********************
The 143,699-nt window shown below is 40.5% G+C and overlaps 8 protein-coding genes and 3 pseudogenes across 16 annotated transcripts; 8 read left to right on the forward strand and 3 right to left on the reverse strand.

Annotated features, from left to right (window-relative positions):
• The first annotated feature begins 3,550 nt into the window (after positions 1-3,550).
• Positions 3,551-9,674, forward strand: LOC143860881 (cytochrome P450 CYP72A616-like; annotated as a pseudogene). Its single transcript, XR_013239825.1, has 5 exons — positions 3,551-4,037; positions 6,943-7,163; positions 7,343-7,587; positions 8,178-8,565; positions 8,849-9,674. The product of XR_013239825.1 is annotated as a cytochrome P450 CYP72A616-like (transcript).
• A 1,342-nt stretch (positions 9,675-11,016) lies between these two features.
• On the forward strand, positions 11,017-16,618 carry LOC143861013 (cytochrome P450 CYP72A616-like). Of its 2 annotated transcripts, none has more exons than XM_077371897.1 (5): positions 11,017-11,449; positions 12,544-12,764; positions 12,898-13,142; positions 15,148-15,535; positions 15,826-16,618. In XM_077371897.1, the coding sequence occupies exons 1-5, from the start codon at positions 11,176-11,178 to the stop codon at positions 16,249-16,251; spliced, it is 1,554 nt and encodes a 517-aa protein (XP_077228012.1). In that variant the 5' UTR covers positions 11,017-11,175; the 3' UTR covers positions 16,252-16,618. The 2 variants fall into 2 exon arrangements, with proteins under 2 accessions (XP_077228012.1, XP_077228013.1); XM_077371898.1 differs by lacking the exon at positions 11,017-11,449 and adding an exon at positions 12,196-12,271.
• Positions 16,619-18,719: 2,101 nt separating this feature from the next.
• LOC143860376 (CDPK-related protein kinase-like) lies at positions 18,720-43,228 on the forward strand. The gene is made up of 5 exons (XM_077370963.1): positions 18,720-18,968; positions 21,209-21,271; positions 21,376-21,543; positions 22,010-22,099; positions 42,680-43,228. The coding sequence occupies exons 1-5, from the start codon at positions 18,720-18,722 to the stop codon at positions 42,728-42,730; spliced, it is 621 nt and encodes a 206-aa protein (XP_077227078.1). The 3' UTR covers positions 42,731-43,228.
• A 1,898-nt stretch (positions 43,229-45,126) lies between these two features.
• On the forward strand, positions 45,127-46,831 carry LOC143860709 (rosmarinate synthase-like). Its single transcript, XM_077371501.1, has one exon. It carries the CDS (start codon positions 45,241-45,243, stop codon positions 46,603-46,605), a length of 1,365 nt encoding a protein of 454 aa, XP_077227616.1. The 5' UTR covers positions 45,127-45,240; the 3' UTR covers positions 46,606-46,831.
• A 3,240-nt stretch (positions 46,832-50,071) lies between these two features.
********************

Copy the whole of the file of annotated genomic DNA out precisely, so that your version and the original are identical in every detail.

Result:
The 143,699-nt window shown below is 40.5% G+C and overlaps 8 protein-coding genes and 3 pseudogenes across 16 annotated transcripts; 8 read left to right on the forward strand and 3 right to left on the reverse strand.

Annotated features, from left to right (window-relative positions):
• The first annotated feature begins 3,550 nt into the window (after positions 1-3,550).
• Positions 3,551-9,674, forward strand: LOC143860881 (cytochrome P450 CYP72A616-like; annotated as a pseudogene). Its single transcript, XR_013239825.1, has 5 exons — positions 3,551-4,037; positions 6,943-7,163; positions 7,343-7,587; positions 8,178-8,565; positions 8,849-9,674. The product of XR_013239825.1 is annotated as a cytochrome P450 CYP72A616-like (transcript).
• A 1,342-nt stretch (positions 9,675-11,016) lies between these two features.
• On the forward strand, positions 11,017-16,618 carry LOC143861013 (cytochrome P450 CYP72A616-like). Of its 2 annotated transcripts, none has more exons than XM_077371897.1 (5): positions 11,017-11,449; positions 12,544-12,764; positions 12,898-13,142; positions 15,148-15,535; positions 15,826-16,618. In XM_077371897.1, the coding sequence occupies exons 1-5, from the start codon at positions 11,176-11,178 to the stop codon at positions 16,249-16,251; spliced, it is 1,554 nt and encodes a 517-aa protein (XP_077228012.1). In that variant the 5' UTR covers positions 11,017-11,175; the 3' UTR covers positions 16,252-16,618. The 2 variants fall into 2 exon arrangements, with proteins under 2 accessions (XP_077228012.1, XP_077228013.1); XM_077371898.1 differs by lacking the exon at positions 11,017-11,449 and adding an exon at positions 12,196-12,271.
• Positions 16,619-18,719: 2,101 nt separating this feature from the next.
• LOC143860376 (CDPK-related protein kinase-like) lies at positions 18,720-43,228 on the forward strand. The gene is made up of 5 exons (XM_077370963.1): positions 18,720-18,968; positions 21,209-21,271; positions 21,376-21,543; positions 22,010-22,099; positions 42,680-43,228. The coding sequence occupies exons 1-5, from the start codon at positions 18,720-18,722 to the stop codon at positions 42,728-42,730; spliced, it is 621 nt and encodes a 206-aa protein (XP_077227078.1). The 3' UTR covers positions 42,731-43,228.
• A 1,898-nt stretch (positions 43,229-45,126) lies between these two features.
• On the forward strand, positions 45,127-46,831 carry LOC143860709 (rosmarinate synthase-like). Its single transcript, XM_077371501.1, has one exon. It carries the CDS (start codon positions 45,241-45,243, stop codon positions 46,603-46,605), a length of 1,365 nt encoding a protein of 454 aa, XP_077227616.1. The 5' UTR covers positions 45,127-45,240; the 3' UTR covers positions 46,606-46,831.
• A 3,240-nt stretch (positions 46,832-50,071) lies between these two features.